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‘The Artist’ is another version of ‘A Star is Born’

G.W. Clift, arts critic

By A Contributor

2012, more than any other cinematic year I can remember, was the year of movie re-makes and sequels. So it seems just perfect that the Academy Award-winning Best Picture should have been the fourth remake of “A Star is Born.”

The Oscar winner is called “The Artist,” ironically. It was made by a French director with French actors in lead parts. But it is a movie about Hollywood movies and the change-over from silent films to talkies. It is set in Hollywood. Most of its cast members are Americans, including John Goodman, James Cromwell, Penelope Ann Miller and the British comedic actress Missi Pyle. Malcolm McDowell has a cameo.

“The Artist” is not a silent movie but rather a movie without dialog. The soundtrack music, like most of the impressive, black and white cinematic techniques, is retro, but really more like what one would get in movies of the forties or even fifties than the late silent (1920s) or early talkie (1930s) periods. Late in the film some sounds that are not human speech appear in the soundtrack along with the music.

For those readers who haven’t already had to sit through different versions of “A Star is Born,” here is the basic story as arranged for this particular reiteration: A successful silent movie star named George Valentin (Jean Dujardin) meets a young actress named Peppy Miller (Berenice Bejo) and the two are attracted to each other.

Over the next couple of reels, George loses his wife (Miller), his wealth (to the stock market crash), and his career as talking pictures come in. He produces a last silent film himself, losing lots of money in the process. Meanwhile Peppy has become a very popular film actress.

He overhears her making what he interprets to be sneers at older actors. She tries to help him out without being obvious, secretly buying everything George sells and hiring his loyal chauffeur (Cromwell). But George remains proud. He drinks, seemingly without effect.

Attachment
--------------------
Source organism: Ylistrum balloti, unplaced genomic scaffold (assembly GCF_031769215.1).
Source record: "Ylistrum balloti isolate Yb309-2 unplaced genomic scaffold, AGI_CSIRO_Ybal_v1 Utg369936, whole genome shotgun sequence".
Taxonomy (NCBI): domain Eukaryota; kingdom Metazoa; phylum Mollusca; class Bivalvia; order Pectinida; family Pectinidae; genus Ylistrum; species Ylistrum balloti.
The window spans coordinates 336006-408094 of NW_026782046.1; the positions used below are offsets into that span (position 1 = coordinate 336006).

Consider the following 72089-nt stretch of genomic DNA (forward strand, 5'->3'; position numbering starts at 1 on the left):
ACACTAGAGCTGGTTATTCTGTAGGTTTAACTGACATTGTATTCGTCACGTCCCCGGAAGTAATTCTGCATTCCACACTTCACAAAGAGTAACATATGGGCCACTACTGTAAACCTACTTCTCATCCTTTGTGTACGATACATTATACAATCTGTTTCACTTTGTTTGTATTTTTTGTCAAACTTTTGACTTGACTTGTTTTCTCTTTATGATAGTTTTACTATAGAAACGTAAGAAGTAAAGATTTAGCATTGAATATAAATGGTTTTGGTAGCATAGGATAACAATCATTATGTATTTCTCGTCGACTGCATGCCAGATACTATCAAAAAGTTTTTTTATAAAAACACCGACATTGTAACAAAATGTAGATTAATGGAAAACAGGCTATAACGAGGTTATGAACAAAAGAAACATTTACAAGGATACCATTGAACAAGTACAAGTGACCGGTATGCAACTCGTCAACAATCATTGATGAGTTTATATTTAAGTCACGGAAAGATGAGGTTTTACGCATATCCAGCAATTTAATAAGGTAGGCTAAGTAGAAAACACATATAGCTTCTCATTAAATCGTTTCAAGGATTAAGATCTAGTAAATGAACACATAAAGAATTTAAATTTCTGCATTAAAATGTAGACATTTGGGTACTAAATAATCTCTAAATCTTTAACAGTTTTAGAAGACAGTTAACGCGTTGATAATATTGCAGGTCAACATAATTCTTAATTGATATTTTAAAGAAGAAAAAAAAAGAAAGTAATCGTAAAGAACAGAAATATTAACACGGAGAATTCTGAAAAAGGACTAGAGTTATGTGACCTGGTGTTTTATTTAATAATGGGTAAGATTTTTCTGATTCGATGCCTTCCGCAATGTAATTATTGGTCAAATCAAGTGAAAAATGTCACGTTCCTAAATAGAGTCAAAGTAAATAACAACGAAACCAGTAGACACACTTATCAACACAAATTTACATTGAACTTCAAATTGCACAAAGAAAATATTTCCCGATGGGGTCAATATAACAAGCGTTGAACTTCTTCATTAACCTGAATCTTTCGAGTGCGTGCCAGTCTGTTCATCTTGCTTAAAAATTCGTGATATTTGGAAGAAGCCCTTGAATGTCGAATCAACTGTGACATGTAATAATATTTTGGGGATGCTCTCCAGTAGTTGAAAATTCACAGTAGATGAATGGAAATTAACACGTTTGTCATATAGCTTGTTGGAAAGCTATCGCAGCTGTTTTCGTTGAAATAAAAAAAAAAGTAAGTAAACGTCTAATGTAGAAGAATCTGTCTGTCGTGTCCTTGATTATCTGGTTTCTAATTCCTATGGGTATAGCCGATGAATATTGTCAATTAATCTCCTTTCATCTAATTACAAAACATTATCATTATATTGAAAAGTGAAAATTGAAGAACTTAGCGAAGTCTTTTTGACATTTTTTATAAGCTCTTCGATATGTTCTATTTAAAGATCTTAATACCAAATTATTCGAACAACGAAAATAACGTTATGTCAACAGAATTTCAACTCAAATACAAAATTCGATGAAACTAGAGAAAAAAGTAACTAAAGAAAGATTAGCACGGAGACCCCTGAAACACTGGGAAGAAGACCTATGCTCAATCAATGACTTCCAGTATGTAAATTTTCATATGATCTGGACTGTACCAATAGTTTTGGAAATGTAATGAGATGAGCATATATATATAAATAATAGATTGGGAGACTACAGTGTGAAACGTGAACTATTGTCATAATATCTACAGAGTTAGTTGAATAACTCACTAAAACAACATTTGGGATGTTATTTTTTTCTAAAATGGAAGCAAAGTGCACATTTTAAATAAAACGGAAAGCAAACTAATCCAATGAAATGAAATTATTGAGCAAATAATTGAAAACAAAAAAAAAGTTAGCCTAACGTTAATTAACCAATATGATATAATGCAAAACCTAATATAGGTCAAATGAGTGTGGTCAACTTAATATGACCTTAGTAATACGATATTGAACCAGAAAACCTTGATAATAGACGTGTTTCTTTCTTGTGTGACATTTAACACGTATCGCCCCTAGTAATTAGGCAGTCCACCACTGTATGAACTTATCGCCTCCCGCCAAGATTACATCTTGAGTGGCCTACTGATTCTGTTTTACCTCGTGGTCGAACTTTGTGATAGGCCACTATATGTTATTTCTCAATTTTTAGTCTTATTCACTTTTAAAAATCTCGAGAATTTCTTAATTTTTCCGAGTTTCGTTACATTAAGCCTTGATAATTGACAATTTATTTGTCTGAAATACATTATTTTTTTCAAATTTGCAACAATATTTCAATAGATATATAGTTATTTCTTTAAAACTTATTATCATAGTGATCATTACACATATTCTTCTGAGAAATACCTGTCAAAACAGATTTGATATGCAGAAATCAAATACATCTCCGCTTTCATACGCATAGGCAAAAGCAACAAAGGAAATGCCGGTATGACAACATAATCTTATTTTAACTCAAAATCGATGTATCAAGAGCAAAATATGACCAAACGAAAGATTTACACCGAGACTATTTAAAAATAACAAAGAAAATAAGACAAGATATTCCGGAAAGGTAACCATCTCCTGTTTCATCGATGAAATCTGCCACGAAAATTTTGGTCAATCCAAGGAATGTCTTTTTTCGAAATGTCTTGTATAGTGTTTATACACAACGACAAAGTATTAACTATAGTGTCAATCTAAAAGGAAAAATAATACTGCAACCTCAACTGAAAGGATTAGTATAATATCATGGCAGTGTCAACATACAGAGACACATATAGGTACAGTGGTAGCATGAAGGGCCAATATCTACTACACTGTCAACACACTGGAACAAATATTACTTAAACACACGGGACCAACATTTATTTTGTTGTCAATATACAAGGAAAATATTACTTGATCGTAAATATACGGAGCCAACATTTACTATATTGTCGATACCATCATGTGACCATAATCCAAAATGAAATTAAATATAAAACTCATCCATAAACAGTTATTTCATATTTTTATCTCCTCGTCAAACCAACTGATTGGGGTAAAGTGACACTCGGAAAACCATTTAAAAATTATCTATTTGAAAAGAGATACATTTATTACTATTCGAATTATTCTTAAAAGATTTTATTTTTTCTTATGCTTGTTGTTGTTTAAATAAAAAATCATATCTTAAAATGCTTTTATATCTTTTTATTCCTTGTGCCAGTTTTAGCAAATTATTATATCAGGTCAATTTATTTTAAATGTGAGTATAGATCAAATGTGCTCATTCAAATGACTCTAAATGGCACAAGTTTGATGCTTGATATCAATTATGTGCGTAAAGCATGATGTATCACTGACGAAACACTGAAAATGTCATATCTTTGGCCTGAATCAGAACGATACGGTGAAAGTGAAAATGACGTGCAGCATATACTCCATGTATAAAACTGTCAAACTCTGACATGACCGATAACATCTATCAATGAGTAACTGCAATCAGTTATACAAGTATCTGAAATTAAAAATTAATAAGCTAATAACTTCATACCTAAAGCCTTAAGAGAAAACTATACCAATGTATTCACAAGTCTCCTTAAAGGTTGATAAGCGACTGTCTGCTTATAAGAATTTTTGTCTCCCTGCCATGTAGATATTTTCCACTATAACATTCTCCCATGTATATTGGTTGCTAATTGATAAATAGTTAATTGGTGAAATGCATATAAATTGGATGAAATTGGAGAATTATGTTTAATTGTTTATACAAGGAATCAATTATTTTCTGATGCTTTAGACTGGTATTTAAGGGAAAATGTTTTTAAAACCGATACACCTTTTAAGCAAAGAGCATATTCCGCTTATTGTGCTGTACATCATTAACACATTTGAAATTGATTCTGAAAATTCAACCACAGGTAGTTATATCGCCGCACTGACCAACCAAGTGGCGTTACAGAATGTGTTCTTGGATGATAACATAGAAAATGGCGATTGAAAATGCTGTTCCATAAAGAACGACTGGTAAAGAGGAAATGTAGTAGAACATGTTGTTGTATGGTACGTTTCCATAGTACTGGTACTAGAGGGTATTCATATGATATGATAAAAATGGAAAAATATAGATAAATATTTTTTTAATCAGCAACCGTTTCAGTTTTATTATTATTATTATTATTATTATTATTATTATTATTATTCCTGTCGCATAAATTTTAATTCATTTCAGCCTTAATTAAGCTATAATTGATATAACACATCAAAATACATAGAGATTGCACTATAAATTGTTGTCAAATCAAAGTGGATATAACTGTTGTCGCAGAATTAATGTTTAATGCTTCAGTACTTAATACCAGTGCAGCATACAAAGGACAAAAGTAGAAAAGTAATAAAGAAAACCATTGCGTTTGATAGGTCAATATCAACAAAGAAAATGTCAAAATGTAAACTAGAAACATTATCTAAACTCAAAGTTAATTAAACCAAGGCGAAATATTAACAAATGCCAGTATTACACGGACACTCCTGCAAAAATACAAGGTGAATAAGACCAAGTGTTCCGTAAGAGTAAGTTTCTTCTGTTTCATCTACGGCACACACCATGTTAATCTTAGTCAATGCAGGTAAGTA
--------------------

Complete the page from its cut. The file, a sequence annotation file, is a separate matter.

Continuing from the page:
Downsized and living with his wonderful trick screen dog as his only companion, George just can’t stand it anymore. He sets fire to prints of some of his films and the fire fills the little house with smoke. Will he survive? Will the story find some way to ease his feeling of worthlessness? Brother, can you spare a dime?

Writer and director Michel Hazanavicius tells the story with considerable good humor, but it is still a tear-jerker of a tale. Dujardin and Bejo are likable. One can see what George is supposed to have brought to the screen that people would have and still do like. The film runs about an hour and a half and has enough going on in it that viewers won’t be bored by it. The dog is terrific.

But the story is silly. George is not a tragic hero undone by his pride so much as he is a specialist in a world where change is common and almost everyone has to move with the times. We don’t mourn the tragedy of the actors who have spent careers making t.v. soap operas now that their particular entertainment form is apparently on its way to the dump, do we?

“The Artist” doesn’t actually benefit much from being without audible dialog. I suppose the lack of talk and the fear that audiences would dislike the inclusion of intertitles (that’s what the cards reporting what the actors just said used to be called) have helped limit the movie’s liabilities. It may be tighter in some sense for having been essentially silent.

But the story and treatment are, again, more like later movies than like the ones made by silent geniuses like D.W. Griffith and Kansan Buster Keaton. If I want to watch a silent movie, I’ll watch theirs. And I won’t want to watch a version of “A Star is Born” ever again, silent or not.

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